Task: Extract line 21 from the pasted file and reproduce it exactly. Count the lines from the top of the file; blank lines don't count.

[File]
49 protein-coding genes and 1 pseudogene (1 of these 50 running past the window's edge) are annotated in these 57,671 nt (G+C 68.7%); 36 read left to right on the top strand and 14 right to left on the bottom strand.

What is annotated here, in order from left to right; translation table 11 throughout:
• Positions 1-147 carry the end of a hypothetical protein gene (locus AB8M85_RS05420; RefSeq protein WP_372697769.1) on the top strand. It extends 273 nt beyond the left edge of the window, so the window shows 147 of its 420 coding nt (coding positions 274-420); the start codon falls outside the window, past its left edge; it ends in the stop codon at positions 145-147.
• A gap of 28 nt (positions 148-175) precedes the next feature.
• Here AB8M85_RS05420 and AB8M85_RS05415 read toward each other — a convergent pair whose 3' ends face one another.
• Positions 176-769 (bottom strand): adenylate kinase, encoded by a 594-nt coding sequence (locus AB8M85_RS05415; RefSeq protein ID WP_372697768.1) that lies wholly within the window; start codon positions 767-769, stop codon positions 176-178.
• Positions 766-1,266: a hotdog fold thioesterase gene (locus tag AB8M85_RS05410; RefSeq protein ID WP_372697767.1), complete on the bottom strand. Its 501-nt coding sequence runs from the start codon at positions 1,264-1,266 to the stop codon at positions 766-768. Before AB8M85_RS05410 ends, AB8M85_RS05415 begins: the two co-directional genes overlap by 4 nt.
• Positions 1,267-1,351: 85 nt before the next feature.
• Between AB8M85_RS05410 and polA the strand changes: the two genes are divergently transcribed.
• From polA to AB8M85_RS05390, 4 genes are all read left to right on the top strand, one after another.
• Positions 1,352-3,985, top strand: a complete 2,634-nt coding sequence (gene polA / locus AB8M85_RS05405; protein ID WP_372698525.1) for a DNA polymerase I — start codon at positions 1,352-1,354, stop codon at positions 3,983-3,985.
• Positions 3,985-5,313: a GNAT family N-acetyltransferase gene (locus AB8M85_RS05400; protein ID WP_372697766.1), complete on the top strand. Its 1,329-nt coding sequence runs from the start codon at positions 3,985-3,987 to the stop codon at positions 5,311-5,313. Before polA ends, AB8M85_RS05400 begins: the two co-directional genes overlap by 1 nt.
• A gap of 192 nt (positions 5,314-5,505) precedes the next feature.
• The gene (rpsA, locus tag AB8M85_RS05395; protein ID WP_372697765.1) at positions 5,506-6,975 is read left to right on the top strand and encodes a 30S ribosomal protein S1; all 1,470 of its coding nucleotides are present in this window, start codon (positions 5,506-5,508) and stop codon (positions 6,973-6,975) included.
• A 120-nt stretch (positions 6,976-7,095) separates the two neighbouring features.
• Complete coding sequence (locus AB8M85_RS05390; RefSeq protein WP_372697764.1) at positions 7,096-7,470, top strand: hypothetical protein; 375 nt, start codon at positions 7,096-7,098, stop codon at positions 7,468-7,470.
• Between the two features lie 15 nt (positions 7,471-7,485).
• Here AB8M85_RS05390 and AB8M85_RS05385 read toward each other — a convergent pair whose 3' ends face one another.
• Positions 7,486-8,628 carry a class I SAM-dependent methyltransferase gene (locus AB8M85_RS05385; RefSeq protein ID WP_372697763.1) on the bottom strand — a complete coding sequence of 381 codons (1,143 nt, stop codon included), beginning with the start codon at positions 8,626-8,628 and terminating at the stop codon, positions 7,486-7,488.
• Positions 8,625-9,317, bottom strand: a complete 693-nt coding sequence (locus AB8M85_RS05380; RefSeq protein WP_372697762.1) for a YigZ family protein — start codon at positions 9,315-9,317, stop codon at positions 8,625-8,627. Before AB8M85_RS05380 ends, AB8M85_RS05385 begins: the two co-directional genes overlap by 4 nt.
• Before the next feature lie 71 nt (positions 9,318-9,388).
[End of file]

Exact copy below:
• Before the next feature lie 71 nt (positions 9,318-9,388).